Everyone is talking about creating a composable architecture for your business. Daryl Plummer, VP, Distinguished Analyst & Gartner Fellow, notes that a “Composable business is a natural acceleration of the digital business that organizations live every day. It allows organizations to finally deliver the resilience and agility that these interesting times demand.”
Introducing composability into your insurance company’s internal systems, infrastructure, and even company culture can be daunting. This can be especially true for many insurers who have grown because they have multiple competing instances of parallel business and technical capabilities. It’s also problematic for those businesses where the various units are heavily siloed, operating in a semi-autonomous manner from the rest of the organization.
However, there is a good reason why composable architecture is a hot topic. It incorporates flexibility and agility while making it easier to address new threats in the market. Achieving the long-term value of this shift can only be supported by a parallel shift in institutional thinking. It may even require the incentivization of internal teams to be more collaborative.
Silos, Acquisitions & the Complexity of Insurance Ecosystems
Many businesses operate with their different departments locked in functional silos. This is evident in many financial organizations, including insurance. Underwriting owns underwriting, service owns service, billing owns billing, and so on.
That extends to the technology, ecosystems, and customer and internal-facing applications. There is an interconnectedness that is inherent to business operations, though. For example, underwriting needs to set billing parameters to ensure they invoice appropriately for policies and needs to set service standards to ensure policyholders are supported as expected when different sorts of claims occur.
A more modern approach has been to use APIs to connect to those core services. Whenever the business shifts, though — a new unit is created, a different market segment adapted to, etc. — stakeholders must develop a new API to write policies, retrieve and sort data, and more. It’s better than a monolithic approach but still requires starting from scratch by building a new set of API calls to various data sources when new apps and functions are built.
Beyond new products and services, this comes into play with mergers and acquisitions. These businesses have their own architecture and ecosystem behind the scenes and must build services to interface across tech stacks. Trying to integrate across data, portals, and databases is complex, and new and old customers expect a seamless experience quickly.
The Long-Term Benefits Of Composability
APIs are frequently likened to the Lego — small elements that you can combine with others to create new services. In a complex environment like insurance, lacking a cohesive vision leads to a lot of work and re-work with APIs.
Composable architecture is more like the Lego with a plan. Instead of looking at individual bricks, you’re looking at modular sections. You aren’t using small pieces that need to be broken down and apart to create something different. Instead, it’s more like having a library of Lego-built rooms, roofs, garages, and so forth. It’s made out of bricks, and some parts will still need to be customized, but you can combine these well-designed elements to get you 80-90% to completion quickly.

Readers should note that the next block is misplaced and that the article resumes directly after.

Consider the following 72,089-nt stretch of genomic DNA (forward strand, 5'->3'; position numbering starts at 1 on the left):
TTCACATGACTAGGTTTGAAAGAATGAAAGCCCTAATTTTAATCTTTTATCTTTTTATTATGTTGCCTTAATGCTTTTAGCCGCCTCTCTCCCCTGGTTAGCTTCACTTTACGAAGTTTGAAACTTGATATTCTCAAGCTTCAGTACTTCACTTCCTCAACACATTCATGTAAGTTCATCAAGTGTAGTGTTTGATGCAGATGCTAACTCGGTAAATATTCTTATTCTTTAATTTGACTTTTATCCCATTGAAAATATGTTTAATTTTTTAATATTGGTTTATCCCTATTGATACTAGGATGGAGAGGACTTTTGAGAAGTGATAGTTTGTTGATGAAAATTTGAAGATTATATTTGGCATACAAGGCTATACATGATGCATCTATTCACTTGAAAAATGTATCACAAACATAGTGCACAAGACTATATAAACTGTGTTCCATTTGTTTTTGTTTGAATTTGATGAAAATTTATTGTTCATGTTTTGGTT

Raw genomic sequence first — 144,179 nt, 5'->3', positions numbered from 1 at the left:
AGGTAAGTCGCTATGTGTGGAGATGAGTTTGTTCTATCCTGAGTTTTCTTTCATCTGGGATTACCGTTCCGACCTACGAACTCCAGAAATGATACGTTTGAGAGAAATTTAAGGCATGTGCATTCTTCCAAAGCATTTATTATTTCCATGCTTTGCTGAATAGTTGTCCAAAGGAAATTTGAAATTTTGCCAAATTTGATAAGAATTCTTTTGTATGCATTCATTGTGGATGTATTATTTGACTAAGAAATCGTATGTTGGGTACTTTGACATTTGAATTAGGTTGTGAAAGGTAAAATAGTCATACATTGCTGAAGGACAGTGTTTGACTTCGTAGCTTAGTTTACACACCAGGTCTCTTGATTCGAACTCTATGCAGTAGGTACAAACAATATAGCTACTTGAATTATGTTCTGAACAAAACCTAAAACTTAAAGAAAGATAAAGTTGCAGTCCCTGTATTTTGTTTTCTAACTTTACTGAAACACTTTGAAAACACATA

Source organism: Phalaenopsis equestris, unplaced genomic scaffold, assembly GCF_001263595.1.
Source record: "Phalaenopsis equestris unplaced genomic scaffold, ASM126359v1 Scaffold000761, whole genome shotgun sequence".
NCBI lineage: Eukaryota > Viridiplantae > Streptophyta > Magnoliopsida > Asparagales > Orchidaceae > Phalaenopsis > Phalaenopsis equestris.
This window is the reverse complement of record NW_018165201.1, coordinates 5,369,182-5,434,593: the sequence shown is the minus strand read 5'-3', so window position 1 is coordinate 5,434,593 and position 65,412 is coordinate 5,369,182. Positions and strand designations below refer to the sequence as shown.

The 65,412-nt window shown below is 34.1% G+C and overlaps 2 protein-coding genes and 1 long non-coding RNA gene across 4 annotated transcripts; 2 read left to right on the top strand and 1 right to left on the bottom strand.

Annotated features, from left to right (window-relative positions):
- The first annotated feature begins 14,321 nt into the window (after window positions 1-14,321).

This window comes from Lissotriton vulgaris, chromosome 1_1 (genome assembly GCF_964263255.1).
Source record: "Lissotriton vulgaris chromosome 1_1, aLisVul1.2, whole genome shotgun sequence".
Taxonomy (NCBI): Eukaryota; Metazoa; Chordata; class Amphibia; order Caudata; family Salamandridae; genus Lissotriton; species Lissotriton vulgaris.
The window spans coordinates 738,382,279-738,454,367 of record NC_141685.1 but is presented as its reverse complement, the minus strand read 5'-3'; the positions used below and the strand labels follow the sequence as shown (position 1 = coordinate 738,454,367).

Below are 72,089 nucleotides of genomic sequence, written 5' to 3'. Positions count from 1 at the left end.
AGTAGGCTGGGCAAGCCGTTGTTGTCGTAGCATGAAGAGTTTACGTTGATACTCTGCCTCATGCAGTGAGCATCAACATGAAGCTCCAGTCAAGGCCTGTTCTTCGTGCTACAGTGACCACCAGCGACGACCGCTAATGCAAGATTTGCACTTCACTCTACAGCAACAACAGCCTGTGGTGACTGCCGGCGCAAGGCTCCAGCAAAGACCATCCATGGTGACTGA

This saves time across business units while bringing overreaching services that cross-silo boundaries. This, too, is daunting for insurers. Why? Because creating these composable elements requires some investment and can mean building features and services that dip into another unit’s area of responsibility.
When viewed another way, though, this can create an internal marketplace where other departments can leverage the composable pieces you’ve already built. One department can “subscribe” to another’s service, and revenue sharing across departments can help fund further development.
This might sound radical, but it’s a model already being used. Chinese appliance company Haier has adopted a microenterprises model, leveraging the philosophy of the Internet, “small pieces, loosely joined.” Within the organization is an intricate marketplace where “node” microenterprises sell components and services to market-facing ones.
Highlighted by both Harvard Business Review and the book Humanocracy, Haier’s model is an industry-leading example that can be applied to composable technology services within the insurance industry.
Inspiring A Composable Culture
For organizations considering moving to a composable tech stack, you can start by decomposing the system structure already in place. Identify common denominators that will act as the foundation for the APIs that will work across functional groups.
Be prepared for internal resistance to change. Tearing down silos will seem like a threat to old and existing power structures, and it’s natural for those parts of a business to cling tightly to what is already theirs. Be ready to sell leadership and teams on the benefits composable architecture will bring to the enterprise.
Also, remember that partners, like DMI, are here to help. DMI starts all of its solutions by first understanding the people those solutions serve, both the end customers and the employees who support them. We dig into the challenges and pain points each of those groups feels and use that to prioritize the things driving their financial and personal outcomes while also supporting the business’s goals.
Our “Human at the Core” approach allows us to build a vision for our clients while keeping a constant focus on their needs so that we can continually adapt and evolve those strategies amid a rapidly changing landscape. Contact us to learn more.